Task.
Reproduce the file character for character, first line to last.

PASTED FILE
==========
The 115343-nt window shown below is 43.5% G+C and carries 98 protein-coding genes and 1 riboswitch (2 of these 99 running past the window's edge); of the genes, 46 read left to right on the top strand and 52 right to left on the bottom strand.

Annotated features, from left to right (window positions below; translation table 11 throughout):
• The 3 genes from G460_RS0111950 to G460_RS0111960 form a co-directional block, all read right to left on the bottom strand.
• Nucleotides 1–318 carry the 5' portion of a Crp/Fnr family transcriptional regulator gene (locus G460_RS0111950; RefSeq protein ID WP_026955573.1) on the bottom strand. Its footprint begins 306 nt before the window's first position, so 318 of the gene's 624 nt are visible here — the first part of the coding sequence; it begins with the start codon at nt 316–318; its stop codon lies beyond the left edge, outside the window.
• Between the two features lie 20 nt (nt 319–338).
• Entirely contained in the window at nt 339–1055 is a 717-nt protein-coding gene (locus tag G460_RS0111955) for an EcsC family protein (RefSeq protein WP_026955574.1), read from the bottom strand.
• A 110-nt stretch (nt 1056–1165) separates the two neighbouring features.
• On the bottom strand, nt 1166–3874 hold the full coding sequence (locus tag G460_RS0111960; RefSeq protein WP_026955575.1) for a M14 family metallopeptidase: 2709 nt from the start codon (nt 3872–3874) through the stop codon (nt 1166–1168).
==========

The 115343-nt window shown below is 43.5% G+C and carries 98 protein-coding genes and 1 riboswitch (2 of these 99 running past the window's edge); of the genes, 46 read left to right on the top strand and 52 right to left on the bottom strand.

Annotated features, from left to right (window positions below; translation table 11 throughout):
• The 3 genes from G460_RS0111950 to G460_RS0111960 form a co-directional block, all read right to left on the bottom strand.
• Nucleotides 1–318 carry the 5' portion of a Crp/Fnr family transcriptional regulator gene (locus G460_RS0111950; RefSeq protein ID WP_026955573.1) on the bottom strand. Its footprint begins 306 nt before the window's first position, so 318 of the gene's 624 nt are visible here — the first part of the coding sequence; it begins with the start codon at nt 316–318; its stop codon lies beyond the left edge, outside the window.
• Between the two features lie 20 nt (nt 319–338).
• Entirely contained in the window at nt 339–1055 is a 717-nt protein-coding gene (locus tag G460_RS0111955) for an EcsC family protein (RefSeq protein WP_026955574.1), read from the bottom strand.
• A 110-nt stretch (nt 1056–1165) separates the two neighbouring features.
• On the bottom strand, nt 1166–3874 hold the full coding sequence (locus tag G460_RS0111960; RefSeq protein WP_026955575.1) for a M14 family metallopeptidase: 2709 nt from the start codon (nt 3872–3874) through the stop codon (nt 1166–1168).